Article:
Category Archives: Travellers’ Tales

Martyn’s Epic European Disability Road Trip Report

September 2012

For as long as I can remember I’ve enjoyed travel. As a child, Mum and Dad used to ensure my wheelchair could go on the plane, in the taxi and around the hotel. It wasn’t until I was 22 that I saved up, researched, planned and booked my first independent trip, to Australia! It required 2 PAs, extra care budget, hoists and major will power. Continue reading

Sailing trip

Patrick with friends and family at the Calvert Trust catamaran on Lake Windermere, April 2011:


We were staying in a Calvert Trust  accessible self catering bungalow just outside of Keswick. Sailing is one of the activities offered to visitors, we also used their beautiful swimming pool.

The day we went for a sail the weather was not too promising at the start so we all got togged up in the waterproofs provided. With a good breeze we were fairly whipping over the waves at first – very exhilerating!

The Third Leg: South Africa

View from Eastgate Backpackers JohannesburgTo visit an African country had been on the agenda from the beginning. We finally chose South Africa because of advice from people with a good knowledge of planning expeditions in Africa. Epic Enabled, a company who have experience in running safaris for wheelchair travellers is based in South Africa and it made a lot of sense to join their 8 day safari and base the trip around that. Continue reading

The First Wicked World Tour

The first tour began on June 24th 2003, rolled round the globe and ended on May 26th 2004. At least, the travelling bit happened between those dates. Before that, a lot of work had to be done to make it happen.

The original idea was simple. Raise money, buy a bus, convert it, then go round the world in it. But the timescale we were working to meant that this just wasn’t possible. Along the way, we accepted the need to compromise, adapt and scale down our expectations. Continue reading

Pach’s trip to Belfast 2010

Action Research Trip to Belfast May 2010 

Pach Knox travelled with Margaret Bremner , Andi Bremner and Sheila MacKay to Belfast in May 2010.  The aim of the trip was to explore a part of Ireland that was new to Pach and to taste beer near to where it is brewed.

Preparation:- Margaret booked the van and 4 passengers on the P& O Ferry European Highlander Departing Friday from Cairnryan to Larne and returning Sunday from Larne to Troon. Pach and his PA Derek phoned direct to Jury’s Inn in Belfast to book and check that the disabled access room had a roll in shower and that his mobile hoist would fit under the bed ie not a divan bed.

Equipment:- Molift (mobile hoist plus batteries, charger and slings), special support strap for toilet.

Ferries are more accessible than planes!  Although the journey time is longer driving is easier in many ways if you are a wheelchair user.

P&O successfully and skilfully accommodated the van and all crew members including on the car deck asked if we needed assistance and offered assistance. Although the whole ferry is not accessible there are designated wheelchair passenger spaces and crew members made sure we were fine. There was an adequate disabled access toilet on board and we were able to use the café bar and restaurant during the 2 hour crossing.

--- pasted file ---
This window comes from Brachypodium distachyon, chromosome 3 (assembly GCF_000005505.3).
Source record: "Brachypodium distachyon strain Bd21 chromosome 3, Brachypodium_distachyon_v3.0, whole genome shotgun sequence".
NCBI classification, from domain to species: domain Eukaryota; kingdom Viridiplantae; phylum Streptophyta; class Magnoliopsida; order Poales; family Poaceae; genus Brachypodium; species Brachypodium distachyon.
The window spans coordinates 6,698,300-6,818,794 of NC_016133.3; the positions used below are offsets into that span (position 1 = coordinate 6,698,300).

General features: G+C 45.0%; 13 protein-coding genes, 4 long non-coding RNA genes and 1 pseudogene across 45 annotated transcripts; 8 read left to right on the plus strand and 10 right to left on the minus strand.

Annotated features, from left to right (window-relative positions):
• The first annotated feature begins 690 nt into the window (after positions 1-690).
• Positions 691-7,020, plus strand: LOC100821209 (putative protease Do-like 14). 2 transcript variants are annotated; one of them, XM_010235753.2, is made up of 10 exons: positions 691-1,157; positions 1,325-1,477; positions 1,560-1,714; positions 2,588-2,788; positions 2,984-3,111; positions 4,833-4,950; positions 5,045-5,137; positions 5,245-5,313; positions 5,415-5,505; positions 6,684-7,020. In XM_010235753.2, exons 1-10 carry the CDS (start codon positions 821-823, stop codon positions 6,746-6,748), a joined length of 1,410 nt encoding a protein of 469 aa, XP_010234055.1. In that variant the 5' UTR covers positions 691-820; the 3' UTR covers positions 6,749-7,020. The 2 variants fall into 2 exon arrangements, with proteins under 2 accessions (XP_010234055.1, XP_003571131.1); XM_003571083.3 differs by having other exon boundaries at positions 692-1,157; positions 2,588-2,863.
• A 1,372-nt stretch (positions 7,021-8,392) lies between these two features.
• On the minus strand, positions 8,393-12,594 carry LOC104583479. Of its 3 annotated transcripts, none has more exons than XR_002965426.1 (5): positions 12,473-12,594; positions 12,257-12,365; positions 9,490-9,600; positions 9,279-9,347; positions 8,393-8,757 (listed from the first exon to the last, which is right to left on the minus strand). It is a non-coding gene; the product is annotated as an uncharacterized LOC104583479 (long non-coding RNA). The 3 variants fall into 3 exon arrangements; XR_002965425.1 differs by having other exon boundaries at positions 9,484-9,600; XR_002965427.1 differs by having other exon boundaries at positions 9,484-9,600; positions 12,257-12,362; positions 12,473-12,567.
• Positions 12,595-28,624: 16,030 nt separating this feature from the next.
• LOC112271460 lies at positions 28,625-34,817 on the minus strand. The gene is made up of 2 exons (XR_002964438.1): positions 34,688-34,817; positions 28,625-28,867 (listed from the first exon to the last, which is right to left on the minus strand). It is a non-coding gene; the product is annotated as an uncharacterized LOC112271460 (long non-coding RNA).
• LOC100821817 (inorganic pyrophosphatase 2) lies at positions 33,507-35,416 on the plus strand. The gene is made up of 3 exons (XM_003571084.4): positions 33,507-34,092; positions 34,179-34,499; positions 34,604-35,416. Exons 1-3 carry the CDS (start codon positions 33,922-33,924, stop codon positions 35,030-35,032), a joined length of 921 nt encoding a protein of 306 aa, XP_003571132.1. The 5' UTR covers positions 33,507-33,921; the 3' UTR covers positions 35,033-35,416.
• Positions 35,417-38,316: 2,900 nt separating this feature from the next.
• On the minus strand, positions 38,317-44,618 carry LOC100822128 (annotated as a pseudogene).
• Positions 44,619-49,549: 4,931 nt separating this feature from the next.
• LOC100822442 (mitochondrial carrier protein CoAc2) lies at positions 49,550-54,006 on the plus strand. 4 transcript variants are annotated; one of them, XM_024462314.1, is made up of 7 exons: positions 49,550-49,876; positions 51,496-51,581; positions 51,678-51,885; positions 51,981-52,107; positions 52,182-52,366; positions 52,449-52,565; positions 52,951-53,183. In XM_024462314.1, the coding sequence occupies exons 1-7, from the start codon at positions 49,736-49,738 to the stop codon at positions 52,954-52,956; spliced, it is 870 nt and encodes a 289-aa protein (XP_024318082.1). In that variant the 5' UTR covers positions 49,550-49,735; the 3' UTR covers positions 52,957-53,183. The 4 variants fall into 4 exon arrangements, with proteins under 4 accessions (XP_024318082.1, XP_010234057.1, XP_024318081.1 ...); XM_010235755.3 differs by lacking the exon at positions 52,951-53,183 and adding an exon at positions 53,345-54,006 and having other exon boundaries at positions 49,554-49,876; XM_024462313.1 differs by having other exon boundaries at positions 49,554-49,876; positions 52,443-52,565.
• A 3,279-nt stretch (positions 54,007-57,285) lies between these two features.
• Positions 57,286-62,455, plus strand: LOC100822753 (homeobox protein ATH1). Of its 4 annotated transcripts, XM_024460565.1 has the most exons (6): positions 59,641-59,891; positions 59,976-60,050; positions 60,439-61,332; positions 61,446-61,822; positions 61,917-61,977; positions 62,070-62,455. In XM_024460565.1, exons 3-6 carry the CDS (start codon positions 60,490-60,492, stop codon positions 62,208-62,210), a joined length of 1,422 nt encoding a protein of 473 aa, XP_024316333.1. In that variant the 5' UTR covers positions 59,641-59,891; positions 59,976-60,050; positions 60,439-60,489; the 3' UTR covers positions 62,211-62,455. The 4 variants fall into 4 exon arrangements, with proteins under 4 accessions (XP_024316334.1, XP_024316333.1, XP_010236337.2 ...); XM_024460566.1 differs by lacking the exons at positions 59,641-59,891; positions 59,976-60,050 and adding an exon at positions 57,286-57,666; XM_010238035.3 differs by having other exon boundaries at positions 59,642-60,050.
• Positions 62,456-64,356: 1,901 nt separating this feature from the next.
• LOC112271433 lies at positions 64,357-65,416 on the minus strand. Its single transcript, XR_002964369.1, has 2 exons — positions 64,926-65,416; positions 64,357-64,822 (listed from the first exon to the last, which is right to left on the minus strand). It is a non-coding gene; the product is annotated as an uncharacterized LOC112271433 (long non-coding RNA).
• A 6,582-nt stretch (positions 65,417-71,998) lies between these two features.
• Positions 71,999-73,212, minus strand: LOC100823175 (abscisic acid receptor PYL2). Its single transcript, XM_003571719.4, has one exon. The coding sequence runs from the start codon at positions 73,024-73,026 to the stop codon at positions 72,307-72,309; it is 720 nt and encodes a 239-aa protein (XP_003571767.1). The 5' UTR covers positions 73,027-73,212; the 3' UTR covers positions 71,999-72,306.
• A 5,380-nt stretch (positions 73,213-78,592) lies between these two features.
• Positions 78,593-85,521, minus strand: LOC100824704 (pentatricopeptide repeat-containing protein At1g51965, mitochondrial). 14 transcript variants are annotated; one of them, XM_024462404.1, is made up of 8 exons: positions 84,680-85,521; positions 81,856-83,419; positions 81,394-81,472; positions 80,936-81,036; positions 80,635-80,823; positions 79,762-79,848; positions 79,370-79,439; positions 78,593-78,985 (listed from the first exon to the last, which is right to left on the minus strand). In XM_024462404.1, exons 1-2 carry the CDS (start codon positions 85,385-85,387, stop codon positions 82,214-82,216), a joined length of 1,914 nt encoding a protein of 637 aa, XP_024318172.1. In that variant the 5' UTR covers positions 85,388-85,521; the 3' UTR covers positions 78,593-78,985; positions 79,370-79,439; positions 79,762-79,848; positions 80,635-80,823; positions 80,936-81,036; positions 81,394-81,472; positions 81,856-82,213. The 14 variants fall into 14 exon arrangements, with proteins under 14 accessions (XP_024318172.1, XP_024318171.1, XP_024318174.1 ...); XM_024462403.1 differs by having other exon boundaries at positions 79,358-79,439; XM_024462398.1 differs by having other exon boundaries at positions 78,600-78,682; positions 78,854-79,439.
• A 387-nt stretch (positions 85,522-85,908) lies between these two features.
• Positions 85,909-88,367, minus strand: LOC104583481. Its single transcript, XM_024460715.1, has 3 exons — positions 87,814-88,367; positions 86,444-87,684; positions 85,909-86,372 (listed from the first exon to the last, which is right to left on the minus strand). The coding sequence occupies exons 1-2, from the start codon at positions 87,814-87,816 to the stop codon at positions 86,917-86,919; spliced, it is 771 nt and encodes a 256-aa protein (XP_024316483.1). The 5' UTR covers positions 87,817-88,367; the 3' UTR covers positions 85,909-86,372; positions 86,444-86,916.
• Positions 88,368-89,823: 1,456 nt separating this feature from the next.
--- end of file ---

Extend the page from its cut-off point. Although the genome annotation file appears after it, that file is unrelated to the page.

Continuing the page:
Accommodation:- Pach chose Jury’s Inn Belfast because he knew that we had found it good on previous trips to Dublin (with his brother Ali) and Cork.

We were allocated two twin rooms. The disabled accessible room was a bit small and had twin divan beds. This made it difficult to use the mobile hoist as it doesn’t fit under the bed. Getting on and off the bed was made safe by having 3 helpers who could use the sling to position Pach properly on the bed.

The following  feedback was given to the hotel: hoist and wheelchair don’t move easily on deep pile carpet; despite checking in advance the beds were divan beds and therefore caused problems for using the hoist; the toilet had no back support.

Despite all of these points all the staff were friendly and helpful. There was a free safe car parking space designated for us.

Where to go and what to do

The Crown is a famous and very central pub. It is famous for its booths (which are inaccessible for a wheelchair user) but also has standing space which is accessible. It was packed and very noisy on a Friday night – but this wasn’t surprising as the Guiness is first rate.

On the  Saturday we visited the Botanic Gardens and the Museum of Ulster. The gardens had many suitable paths although the Palm House had two steps.

Patrick’s trip to Vail, February 2010

In February 2010 I travelled with Jean, Dave and Derek (succeeded by Sheila after a week) to Vail, Colorado to try their disabled skiing which I can now say is not only possible and available but great!

Vail itself was a nice place, it felt more like an Alpine village than an American tourist destination. Hardly anyone seemed to use their cars and most of the buildings were low-rise. Within the town all buses are free and disabled accessible but unfortunately there are no disabled public toilets in the centre. However, they do have accessible facilities at the foot of each of the town’s three ski lifts.

We mainly went for the skiing but unfortunately I had only one day on the slopes before contracting pneumonia, so spent the next three weeks as a guest of the Vail Valley Medical Centre!!

Thankfully, I am now almost back to what I consider normal!

Remember to check that the oxygen will be okay for you, especially if you have a disability which could affect your lungs’ function because I think Vail is up at 8,000ft and if you go skiing it can be 13,000ft.